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Thread: Daria Reviews Wonder Project J [SNES]

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    Last edited by Daria; 05-07-2017 at 09:21 AM.

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    Most of these would bore the hell out of someone new to the genre, especially BOF3. If someone isn't into rpgs, these aren't going to change their mind. Arcadia and DQ8 would be too hard for a rookie. Alot of these are too grind heavy, and that's boring.

    The Paper Mario or Mario + Luigi games would be good be better as an intro to the cliched, overrated genre.
    Last edited by FieryReign; 07-30-2015 at 02:12 PM.

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    I remember being a rookie to the JRPG genre. My first epic-length JRPG was 'The Legend of Dragoon' on PS1. I still play that game today, nearly 15 years later. I can practically beat it in my sleep now, but as a kid it provided just enough challenge to be entertaining, while still being simple enough that a new gamer can appreciate it and not feel overwhelmed. When I saw the thread title, I was hoping LoD would make the list.

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    Quote Originally Posted by FieryReign View Post
    Most of these would bore the hell out of someone new to the genre, especially BOF3. If someone isn't into rpgs, these aren't going to change their mind. Arcadia and DQ8 would be too hard for a rookie. Alot of these are too grind heavy, and that's boring.

    The Paper Mario or Mario + Luigi games would be good be better as an intro to the cliched, overrated genre.

    Aside from something like Dark Souls or Shin Megami Tensei Nocturne RPGs aren't really "hard". They might be grindy, cryptic, or have a brief learning curve but prohibited by skill? No. I also don't believe in "beginner's RPGs" as I don't think they're necessary. Most people that love the genre do so because they found a game that resonated with them and they keep trying to recreate the experience. The whole point of the article was the show that all you really need to get hooked on the genre is a solid game. People who love RPGs (and hey they're not for everyone) fell in love with a great game, doesn't matter what the title was, but to them it was a great game. No one ever quotes Mario & Luigi as being their favorite games. A fun diversion yes? But I don't know of any die hard Mario & Luigi fans. Non RPG gamers might enjoy them, but I don't think they're likely to convert someone into becoming an enthusiast of the genre.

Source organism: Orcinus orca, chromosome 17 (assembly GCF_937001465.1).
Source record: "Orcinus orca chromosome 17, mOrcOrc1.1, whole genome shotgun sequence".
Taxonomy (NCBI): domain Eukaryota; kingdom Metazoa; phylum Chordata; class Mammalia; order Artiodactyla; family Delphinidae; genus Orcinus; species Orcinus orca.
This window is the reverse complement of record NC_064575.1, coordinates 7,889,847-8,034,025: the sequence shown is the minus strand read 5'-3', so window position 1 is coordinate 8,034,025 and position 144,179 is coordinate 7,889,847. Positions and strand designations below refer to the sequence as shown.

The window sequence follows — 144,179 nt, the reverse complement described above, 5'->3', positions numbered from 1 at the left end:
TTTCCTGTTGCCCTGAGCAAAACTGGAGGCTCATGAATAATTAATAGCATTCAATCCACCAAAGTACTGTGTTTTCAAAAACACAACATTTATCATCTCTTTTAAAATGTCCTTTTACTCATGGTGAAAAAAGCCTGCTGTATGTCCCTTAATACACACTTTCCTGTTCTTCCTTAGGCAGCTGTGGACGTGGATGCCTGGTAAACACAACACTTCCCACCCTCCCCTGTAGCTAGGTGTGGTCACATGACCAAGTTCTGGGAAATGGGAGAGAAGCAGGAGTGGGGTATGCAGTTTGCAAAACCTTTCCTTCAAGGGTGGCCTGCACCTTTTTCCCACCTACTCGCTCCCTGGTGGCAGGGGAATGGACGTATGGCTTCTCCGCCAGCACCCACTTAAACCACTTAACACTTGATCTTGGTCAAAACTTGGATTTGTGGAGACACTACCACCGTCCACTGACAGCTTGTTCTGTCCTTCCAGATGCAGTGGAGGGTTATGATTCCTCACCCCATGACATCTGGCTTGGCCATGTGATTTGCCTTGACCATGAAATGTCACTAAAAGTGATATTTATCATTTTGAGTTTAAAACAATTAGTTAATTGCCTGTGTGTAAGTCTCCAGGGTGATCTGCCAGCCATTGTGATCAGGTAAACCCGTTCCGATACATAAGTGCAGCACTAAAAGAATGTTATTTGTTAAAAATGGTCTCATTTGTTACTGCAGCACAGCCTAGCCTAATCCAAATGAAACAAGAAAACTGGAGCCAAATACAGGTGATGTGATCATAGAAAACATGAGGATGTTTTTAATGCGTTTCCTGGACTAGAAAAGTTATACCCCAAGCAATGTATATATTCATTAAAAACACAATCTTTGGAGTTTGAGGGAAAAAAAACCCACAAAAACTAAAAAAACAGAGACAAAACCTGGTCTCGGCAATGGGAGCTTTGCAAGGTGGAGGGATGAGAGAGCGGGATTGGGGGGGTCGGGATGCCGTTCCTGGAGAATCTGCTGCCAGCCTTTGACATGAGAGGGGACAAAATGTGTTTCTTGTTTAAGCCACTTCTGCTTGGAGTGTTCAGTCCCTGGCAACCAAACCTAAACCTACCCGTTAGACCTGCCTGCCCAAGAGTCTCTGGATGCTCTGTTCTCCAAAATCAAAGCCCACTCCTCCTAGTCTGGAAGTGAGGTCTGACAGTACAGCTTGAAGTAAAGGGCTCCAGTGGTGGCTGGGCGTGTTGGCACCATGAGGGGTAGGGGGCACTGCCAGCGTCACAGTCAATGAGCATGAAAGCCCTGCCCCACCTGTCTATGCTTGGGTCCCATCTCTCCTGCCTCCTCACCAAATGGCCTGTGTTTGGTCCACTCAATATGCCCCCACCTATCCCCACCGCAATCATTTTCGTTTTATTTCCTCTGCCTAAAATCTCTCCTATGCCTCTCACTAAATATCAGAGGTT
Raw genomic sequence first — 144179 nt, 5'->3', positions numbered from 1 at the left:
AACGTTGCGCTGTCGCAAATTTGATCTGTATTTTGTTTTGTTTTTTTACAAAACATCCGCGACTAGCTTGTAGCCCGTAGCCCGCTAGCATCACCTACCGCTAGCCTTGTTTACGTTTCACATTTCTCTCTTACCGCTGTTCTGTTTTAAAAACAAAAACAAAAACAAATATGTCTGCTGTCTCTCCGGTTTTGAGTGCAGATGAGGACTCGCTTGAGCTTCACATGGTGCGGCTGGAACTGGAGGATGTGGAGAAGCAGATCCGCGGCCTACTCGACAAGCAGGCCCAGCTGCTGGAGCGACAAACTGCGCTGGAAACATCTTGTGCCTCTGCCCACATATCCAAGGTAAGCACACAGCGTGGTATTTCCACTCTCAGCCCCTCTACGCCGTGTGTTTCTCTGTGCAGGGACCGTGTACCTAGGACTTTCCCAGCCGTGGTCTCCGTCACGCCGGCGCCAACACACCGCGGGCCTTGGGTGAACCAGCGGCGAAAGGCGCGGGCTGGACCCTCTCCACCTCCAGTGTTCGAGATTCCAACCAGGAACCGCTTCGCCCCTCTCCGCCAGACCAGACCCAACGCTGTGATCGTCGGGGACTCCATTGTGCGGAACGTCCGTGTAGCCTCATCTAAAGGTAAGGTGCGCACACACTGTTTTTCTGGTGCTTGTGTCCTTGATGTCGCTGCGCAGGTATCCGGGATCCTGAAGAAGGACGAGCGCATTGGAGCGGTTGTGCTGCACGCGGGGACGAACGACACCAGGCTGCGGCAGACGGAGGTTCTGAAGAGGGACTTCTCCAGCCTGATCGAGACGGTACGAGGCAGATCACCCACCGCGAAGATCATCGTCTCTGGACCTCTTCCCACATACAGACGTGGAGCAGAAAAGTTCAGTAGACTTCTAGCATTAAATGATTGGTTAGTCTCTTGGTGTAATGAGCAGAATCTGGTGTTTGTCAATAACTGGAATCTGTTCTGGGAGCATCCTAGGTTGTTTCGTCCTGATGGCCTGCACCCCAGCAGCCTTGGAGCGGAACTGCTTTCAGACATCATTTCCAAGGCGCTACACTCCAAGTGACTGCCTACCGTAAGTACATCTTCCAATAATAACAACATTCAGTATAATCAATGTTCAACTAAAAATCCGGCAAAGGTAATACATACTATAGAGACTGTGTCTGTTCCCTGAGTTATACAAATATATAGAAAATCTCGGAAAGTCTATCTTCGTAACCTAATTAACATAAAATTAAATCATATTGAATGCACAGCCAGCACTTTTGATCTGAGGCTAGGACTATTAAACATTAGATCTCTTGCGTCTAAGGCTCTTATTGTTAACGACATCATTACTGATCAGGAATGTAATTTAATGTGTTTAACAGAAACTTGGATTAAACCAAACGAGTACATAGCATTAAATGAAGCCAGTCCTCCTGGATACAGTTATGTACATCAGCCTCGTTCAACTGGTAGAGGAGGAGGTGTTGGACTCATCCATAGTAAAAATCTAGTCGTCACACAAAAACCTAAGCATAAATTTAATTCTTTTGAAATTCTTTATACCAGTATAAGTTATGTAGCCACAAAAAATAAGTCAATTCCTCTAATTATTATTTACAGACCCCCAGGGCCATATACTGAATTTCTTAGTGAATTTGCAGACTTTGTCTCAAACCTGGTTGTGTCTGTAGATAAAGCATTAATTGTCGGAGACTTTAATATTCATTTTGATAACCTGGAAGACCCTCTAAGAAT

Basically I made of list of games with qualities that I feel outweigh the inherent "flaws" of the genre. If you play these 5 and hate them, I'm willing to bet you won't like any traditional RPGs.

    Paper Mario almost made my list though. :P

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    Paper Mario 64 is no RPG, it fakes being one but it's really a timing based action game with RPG elements and to reinforce that they also capped you from being able to level up because if you hit a hidden leveling point for the section you're on, the suddenly 5xp a goomba goes to 1xp for the entire cluster in a fight. You either learn to be good at timing if you're just not eternally cursed with it (like me) and grind like hell for 100 battles to get the XP needed to level up like once.